I would like this pick to read simply: Ja’Tovia Gary’s work speaks for itself. However, given that my favorite of her films so far isn’t readily available online, I suppose I should tell you that when I saw that favorite, The Giverny Document (Single Channel), at the True/False Film Festival this March in Columbia, Missouri, after a full day of shuffling from movie to meal to movie to movie like some horrible semi-sentient hummus-fueled slug, sitting finally in an overheated and underfilled theater in a side room of a hotel downtown, I suddenly felt like a firecracker was going off inside me. I speak poorly—it’s difficult to put into words the constellation of ideas and emotions Gary commits to those forty-one minutes of film—but trust me: Ja’Tovia Gary’s work speaks for itself. —Brian Ransom
Alondra Uribe is one of my favorite living poets. She’s eighteen, but she writes “Ode to High School” like she’s been to thirty-one and back and can see what it was and how it is over. Alondra would have celebrated her graduation this month. Instead, she wrote and performed that poem as part of a short video project for DreamYard, an organization with which she has been studying poetry since the age of twelve (full disclosure: my partner is an employee of DreamYard, and I owe him the honor of knowing Alondra and her work). “Ode to High School” starts: “What I would have written in my yearbook … ” and comprehends the loss of graduation rituals with an understanding that twirls disappointment like it’s a Styrofoam ball on a science-fair universe. “The devils of the Department of Education ask me what builds community / so they know what to steal,” she wrote when she was sixteen. The Department of Education closed her middle school, JHS145, in 2017, but that goes unmentioned beside other punishments of childhood; you believe her when she delivers the line, “when I say I hate school / I mean it.” I have been reading, watching, and listening to Alondra’s poems for years, but I have to remind myself that she was fifteen when she wrote and performed lines such as “how hard do I have to brush / and buff / my teeth / for the white light / to reach you? / He calls me Heaven.” How do you get to Carnegie Hall? Ask Alondra Uribe; she’s read there. Maybe by knowing her power, her talent, the incandescence of her defiance and her self-definition—and, sure, by practicing. At Carnegie Hall, she had the last word: “brown girls from The Bronx aren’t supposed to write poetry but I did it anyways.” —Julia Berick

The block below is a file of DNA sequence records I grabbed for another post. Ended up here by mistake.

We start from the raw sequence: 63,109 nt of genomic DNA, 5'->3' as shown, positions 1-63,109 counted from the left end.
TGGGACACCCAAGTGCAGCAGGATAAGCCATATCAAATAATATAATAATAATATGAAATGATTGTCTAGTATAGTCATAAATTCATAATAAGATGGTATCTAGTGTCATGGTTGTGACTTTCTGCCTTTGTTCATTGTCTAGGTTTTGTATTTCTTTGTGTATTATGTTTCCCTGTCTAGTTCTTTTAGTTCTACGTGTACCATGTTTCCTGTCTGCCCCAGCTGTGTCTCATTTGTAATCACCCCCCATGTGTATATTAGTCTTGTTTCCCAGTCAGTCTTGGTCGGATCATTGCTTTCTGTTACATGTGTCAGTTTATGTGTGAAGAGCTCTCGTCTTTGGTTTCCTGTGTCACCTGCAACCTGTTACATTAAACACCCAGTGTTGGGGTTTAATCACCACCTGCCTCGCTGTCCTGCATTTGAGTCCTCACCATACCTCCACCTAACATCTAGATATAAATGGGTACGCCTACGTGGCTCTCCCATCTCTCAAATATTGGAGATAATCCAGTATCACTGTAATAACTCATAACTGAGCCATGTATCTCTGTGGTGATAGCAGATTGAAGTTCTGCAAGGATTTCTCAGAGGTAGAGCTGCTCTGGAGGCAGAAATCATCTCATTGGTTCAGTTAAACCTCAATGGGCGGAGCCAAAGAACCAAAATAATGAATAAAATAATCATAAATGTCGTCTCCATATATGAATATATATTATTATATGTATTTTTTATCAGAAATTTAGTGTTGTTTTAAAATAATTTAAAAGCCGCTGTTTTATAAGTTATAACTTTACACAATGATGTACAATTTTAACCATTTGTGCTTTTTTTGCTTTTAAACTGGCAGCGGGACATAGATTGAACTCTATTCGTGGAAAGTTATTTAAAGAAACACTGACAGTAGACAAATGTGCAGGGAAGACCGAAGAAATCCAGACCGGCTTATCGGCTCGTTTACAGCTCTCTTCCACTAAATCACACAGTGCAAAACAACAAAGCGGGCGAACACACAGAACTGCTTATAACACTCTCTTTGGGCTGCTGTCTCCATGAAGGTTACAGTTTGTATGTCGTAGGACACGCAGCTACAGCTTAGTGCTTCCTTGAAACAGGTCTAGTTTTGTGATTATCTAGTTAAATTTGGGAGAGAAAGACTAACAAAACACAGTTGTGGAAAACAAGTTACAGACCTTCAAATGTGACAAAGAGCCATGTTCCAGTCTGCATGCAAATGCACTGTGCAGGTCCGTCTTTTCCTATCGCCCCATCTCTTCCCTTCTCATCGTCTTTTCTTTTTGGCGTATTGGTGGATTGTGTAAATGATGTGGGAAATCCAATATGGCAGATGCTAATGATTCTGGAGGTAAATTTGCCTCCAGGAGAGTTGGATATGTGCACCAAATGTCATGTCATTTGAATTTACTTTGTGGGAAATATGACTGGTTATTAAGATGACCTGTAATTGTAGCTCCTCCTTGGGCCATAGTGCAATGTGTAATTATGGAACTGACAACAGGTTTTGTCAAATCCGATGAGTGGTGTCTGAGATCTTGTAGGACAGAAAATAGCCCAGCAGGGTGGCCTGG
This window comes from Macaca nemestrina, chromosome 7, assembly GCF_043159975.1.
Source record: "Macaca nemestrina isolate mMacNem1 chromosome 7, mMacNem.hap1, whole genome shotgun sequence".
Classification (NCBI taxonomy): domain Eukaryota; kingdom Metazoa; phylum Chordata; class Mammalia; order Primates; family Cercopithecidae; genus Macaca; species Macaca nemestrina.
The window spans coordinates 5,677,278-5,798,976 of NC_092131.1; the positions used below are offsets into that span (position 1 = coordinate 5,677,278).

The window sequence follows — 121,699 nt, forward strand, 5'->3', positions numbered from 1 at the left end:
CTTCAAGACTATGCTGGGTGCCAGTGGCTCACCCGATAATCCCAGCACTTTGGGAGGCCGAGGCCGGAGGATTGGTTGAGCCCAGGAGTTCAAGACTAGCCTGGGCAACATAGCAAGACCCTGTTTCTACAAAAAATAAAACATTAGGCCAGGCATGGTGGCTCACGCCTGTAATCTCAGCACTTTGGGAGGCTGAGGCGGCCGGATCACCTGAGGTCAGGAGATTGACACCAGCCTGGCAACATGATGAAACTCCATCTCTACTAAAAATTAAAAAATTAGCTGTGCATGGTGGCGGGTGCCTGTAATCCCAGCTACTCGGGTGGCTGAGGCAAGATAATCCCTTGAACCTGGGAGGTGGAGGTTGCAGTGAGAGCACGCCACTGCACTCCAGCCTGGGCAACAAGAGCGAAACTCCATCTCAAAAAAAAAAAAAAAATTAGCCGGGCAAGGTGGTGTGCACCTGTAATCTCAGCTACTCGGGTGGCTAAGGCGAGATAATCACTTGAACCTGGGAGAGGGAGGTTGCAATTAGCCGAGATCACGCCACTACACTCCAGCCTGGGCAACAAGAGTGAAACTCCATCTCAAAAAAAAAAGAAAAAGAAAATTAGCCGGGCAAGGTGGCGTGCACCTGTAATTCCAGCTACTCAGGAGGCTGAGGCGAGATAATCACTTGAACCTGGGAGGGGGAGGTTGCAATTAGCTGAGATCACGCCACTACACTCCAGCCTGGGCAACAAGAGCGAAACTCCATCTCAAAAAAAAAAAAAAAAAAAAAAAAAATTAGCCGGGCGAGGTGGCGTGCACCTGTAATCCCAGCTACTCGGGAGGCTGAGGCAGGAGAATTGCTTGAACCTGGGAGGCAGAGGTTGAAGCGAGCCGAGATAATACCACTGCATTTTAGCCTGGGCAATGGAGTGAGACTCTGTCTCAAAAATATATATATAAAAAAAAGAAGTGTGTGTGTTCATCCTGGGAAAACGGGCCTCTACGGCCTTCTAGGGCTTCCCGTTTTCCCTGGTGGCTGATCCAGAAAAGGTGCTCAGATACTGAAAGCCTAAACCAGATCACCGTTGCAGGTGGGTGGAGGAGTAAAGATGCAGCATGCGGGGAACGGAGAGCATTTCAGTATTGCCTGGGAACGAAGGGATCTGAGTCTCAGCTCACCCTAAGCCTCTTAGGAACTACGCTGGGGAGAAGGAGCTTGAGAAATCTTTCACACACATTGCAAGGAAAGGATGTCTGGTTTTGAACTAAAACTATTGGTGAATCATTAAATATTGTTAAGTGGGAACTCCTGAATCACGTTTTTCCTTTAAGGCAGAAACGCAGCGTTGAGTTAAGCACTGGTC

Alondra Uribe. Photo: Shannon Finney.